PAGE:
Turkey’s Monetary Policy Committee meets today and is expected to announce an interest rate cut from the country’s central bank.
The central bank gradually lowered interest rates from 24% to 12% in 2019, reducing borrowing costs for businesses and individuals and quickly reversing an economic recession caused by a currency crisis in 2018.
After achieving 0.9% GDP growth in the third quarter of 2019, the Turkish government believes that economic growth will be as high at 5% in 2020.
Ankara’s public spending and interest rate cuts have rallied the economy in the short-term. However, some experts have expressed concern that the expansionary measures taken at the behest of President Recep Tayyip Erdogan, who relies on positive growth figures to legitimise his increasingly authoritarian rule, will undermine Turkey’s economy in the future. The unemployment rate remains stubbornly high at 13.3% and the ratio of public net debt stock to GDP increased from 8.7% in the second quarter of 2018 to 14.5% a year later, indicating that fundamental issues within the country’s economy are yet to be resolved.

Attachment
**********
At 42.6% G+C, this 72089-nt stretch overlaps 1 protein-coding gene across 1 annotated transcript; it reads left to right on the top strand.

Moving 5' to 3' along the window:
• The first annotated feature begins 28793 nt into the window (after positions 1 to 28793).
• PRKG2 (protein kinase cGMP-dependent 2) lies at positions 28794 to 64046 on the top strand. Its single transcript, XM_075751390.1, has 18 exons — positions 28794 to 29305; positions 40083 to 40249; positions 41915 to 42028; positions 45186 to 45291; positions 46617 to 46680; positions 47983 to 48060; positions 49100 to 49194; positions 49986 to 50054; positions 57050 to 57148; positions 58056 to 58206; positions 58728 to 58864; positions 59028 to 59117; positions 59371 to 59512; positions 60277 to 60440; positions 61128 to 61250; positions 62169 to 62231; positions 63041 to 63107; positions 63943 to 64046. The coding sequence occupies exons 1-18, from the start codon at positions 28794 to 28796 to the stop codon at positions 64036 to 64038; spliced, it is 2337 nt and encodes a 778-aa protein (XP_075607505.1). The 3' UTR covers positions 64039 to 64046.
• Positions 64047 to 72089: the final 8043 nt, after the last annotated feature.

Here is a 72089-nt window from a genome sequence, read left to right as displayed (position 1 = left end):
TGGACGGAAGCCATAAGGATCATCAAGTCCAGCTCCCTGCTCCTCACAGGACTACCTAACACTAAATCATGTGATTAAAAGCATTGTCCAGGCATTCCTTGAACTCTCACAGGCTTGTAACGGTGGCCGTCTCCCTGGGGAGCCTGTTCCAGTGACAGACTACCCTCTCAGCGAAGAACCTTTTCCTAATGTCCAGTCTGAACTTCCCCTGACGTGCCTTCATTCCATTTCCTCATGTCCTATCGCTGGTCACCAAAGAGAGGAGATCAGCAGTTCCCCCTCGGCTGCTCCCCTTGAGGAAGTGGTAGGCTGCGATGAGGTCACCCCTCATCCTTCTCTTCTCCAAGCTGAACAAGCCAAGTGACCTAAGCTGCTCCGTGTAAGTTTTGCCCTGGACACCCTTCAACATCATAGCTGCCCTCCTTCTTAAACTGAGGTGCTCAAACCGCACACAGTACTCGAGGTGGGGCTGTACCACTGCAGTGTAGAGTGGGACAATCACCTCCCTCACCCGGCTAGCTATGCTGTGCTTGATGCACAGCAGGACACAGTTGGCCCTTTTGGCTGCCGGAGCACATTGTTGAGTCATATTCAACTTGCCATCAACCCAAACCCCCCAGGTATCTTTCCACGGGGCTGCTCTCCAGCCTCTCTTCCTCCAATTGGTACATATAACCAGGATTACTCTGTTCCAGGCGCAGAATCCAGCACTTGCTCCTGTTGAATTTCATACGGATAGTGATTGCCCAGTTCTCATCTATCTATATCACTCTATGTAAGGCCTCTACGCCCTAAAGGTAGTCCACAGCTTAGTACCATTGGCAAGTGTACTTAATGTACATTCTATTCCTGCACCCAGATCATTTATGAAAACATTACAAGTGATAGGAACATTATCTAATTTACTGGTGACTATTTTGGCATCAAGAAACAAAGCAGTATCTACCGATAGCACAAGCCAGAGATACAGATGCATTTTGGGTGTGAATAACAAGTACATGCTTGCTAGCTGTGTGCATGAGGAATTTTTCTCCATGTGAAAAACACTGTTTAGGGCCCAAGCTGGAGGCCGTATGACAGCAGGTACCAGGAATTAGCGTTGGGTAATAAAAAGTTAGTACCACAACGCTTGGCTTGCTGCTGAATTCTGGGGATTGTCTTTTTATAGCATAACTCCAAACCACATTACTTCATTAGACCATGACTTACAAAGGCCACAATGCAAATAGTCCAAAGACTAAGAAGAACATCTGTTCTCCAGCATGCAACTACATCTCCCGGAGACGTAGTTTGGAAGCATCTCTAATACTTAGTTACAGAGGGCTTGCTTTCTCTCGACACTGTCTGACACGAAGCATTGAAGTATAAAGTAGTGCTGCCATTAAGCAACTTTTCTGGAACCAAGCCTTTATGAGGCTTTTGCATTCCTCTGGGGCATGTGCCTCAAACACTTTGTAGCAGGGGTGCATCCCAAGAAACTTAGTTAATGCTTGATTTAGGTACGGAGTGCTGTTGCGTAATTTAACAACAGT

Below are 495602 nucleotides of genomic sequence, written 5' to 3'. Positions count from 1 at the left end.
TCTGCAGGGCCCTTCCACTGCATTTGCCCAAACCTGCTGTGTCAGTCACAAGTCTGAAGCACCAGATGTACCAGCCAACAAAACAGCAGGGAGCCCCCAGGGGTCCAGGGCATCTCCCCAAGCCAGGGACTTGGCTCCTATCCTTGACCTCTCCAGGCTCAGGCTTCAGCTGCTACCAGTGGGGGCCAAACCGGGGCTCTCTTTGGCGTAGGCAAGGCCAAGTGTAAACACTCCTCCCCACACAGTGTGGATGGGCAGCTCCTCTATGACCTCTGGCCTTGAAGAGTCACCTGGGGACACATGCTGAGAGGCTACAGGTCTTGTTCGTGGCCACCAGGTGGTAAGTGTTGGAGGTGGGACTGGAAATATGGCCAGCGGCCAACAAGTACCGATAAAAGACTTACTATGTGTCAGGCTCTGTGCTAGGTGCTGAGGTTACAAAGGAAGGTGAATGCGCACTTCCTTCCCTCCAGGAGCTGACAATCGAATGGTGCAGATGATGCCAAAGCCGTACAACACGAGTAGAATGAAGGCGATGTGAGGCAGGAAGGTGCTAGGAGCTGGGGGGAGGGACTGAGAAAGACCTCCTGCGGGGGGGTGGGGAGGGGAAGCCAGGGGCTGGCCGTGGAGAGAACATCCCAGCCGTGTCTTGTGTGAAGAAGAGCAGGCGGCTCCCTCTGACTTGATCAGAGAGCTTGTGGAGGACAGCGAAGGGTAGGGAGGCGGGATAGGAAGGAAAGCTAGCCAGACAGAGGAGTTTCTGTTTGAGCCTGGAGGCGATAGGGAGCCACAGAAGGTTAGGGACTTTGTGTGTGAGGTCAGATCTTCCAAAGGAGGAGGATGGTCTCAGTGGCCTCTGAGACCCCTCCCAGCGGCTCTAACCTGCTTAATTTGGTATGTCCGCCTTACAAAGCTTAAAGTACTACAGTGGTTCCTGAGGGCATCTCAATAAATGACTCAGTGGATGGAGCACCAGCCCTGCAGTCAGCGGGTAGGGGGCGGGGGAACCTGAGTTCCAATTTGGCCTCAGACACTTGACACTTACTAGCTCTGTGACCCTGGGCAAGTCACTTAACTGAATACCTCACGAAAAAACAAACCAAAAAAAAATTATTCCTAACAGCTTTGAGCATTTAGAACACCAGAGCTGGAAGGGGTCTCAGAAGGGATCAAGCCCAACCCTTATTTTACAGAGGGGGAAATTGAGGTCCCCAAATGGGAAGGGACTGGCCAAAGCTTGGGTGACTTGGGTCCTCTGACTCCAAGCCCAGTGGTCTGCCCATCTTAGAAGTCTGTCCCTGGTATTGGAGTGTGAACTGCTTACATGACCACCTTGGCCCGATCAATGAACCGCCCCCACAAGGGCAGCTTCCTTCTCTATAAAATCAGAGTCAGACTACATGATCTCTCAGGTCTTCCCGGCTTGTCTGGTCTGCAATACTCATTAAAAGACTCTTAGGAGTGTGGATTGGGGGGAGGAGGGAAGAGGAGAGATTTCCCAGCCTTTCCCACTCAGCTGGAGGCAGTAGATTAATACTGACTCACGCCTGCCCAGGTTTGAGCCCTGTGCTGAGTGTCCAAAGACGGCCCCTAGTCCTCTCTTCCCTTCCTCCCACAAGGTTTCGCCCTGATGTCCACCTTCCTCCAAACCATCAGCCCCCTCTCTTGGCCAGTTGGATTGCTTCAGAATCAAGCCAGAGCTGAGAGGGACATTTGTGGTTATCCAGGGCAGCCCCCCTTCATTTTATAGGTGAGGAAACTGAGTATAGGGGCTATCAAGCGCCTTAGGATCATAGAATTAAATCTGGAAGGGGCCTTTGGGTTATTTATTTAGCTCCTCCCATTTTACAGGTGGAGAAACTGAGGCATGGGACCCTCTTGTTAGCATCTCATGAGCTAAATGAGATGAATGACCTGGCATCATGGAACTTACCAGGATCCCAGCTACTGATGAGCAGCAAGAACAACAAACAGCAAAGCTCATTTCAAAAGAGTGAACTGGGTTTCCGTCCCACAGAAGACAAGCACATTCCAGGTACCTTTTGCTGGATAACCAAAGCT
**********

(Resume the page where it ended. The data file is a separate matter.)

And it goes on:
Today’s expected interest rate cut will help push GDP growth to 3.5-5% in 2020 as Turkey’s economy continues its rapid recovery from the 2018 currency crisis. However, fundamental issues like private and public debt and youth unemployment risk undermining Erdogan’s domestic political legitimacy.
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Kevin is an editor and analyst for the Current Developments Team, contributing regularly to the Daily Brief. He specializes in political and security issues in Asia, particularly with respect to China.